André Schwarz-Bart

André Schwarz-Bart (May 28, 1928, Metz, Moselle - September 30, 2006, Pointe-à-Pitre, Guadeloupe) was a French novelist of Polish-Jewish origins.

Schwarz-Bart is best known for his novel The Last of the Just (originally published as Le Dernier des justes). The book, which traces the story of a Jewish family from the time of the Crusades to the gas chambers of Auschwitz, earned Schwarz-Bart the Prix Goncourt in 1959. He won the Jerusalem Prize in 1967.

Schwarz-Bart's parents moved to France in 1924, a few years before he was born. In 1941, they were deported to Auschwitz. Soon after, Schwarz-Bart, still a young teen, joined the Resistance, despite the fact that his first language was Yiddish, and he could barely speak French. It was his experiences as a Jew during the war that later prompted him to write his major work, chronicling Jewish history through the eyes of a wounded survivor.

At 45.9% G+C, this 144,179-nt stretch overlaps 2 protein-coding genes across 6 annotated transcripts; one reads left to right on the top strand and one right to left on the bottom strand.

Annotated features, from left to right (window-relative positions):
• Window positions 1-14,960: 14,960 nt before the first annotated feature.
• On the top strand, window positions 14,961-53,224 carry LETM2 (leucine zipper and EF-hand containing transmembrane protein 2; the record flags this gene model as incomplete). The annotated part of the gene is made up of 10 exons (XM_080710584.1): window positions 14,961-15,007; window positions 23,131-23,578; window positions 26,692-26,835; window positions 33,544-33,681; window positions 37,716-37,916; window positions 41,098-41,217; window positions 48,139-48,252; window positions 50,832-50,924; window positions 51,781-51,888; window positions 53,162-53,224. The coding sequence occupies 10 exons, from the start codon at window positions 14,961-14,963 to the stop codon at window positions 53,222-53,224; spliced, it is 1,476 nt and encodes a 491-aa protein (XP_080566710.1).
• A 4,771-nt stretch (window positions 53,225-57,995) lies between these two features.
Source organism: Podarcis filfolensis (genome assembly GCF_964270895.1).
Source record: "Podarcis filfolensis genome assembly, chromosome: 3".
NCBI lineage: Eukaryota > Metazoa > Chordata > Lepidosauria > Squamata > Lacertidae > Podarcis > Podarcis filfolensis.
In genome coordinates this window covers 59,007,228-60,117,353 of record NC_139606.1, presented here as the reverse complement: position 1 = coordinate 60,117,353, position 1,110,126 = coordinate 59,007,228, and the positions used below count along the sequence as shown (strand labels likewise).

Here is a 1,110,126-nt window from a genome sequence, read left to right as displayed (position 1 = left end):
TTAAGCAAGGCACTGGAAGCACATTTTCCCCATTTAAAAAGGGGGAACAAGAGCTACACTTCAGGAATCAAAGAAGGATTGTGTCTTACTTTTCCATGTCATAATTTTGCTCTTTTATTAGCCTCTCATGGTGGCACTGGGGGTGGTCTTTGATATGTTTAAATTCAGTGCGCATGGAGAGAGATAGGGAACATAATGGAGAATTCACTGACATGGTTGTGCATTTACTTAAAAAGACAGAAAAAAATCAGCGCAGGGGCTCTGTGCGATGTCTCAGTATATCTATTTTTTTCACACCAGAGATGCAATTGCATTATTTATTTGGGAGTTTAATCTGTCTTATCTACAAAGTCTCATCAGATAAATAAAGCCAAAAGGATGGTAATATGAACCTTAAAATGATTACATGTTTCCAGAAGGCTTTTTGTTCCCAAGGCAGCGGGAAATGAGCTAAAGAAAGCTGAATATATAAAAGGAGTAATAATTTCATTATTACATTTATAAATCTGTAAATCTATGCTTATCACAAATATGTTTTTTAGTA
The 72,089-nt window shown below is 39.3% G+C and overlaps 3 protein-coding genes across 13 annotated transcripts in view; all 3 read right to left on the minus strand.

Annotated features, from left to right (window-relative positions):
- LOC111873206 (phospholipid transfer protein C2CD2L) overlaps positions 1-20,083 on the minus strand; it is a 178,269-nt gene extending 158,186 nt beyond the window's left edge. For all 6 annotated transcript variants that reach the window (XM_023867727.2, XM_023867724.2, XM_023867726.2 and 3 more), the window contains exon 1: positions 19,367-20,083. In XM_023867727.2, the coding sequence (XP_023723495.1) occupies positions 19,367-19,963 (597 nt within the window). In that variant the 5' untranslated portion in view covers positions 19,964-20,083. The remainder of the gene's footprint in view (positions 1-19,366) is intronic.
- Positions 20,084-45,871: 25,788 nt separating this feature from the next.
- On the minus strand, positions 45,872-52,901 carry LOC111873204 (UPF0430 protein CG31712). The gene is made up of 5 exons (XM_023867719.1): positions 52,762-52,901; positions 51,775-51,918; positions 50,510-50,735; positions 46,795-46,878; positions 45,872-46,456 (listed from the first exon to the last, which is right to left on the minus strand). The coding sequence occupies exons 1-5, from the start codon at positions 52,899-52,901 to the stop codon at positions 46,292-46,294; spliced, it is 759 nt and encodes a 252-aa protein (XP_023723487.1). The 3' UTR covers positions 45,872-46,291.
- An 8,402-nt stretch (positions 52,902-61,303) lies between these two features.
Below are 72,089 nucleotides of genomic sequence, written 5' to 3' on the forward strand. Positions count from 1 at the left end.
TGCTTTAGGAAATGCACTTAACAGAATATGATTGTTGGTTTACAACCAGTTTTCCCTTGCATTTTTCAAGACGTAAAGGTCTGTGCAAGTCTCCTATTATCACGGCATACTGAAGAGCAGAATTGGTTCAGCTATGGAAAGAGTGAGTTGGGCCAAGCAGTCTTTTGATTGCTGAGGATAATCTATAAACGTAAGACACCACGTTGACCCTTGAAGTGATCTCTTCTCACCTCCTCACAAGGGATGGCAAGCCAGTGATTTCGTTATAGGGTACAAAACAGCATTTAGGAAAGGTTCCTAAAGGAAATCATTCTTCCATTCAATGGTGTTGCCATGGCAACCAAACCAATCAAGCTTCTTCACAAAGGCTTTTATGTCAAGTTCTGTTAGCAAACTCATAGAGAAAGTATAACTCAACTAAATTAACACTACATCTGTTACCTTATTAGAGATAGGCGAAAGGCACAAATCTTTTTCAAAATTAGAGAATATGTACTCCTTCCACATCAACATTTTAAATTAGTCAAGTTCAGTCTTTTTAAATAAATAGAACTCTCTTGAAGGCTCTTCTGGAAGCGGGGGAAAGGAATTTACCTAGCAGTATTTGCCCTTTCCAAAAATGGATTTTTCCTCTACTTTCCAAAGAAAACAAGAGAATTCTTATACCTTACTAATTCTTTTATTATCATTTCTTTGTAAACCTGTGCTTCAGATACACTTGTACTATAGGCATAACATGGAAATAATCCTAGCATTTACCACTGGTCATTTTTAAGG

He spent his final years in Guadeloupe, with his wife, the novelist Simone Schwarz-Bart, whose parents were natives of the island. The two co-wrote the book Un plat de porc aux bananes vertes (1967). It is also suggested that his wife collaborated with him on A Woman Named Solitude.[1][2] The two were awarded the Prix Carbet de la Caraïbe et du Tout-Monde in 2008 for their lifetime of literary work.[3]

Schwarz-Bart died of a complications after heart surgery in 2006.

Their son, Jacques Schwarz-Bart, is a noted jazz saxophonist.



  1. Hunter (2002)
  2. Books: Out of Africa By;R.Z. Sheppard Monday, Feb. 05, 1973 Time
  3. Aude Désiré (December 15, 2008). "Simone et André Schwarz-Bart, lauréats du prix Carbet". Association Mamanthé. Retrieved December 26, 2013.


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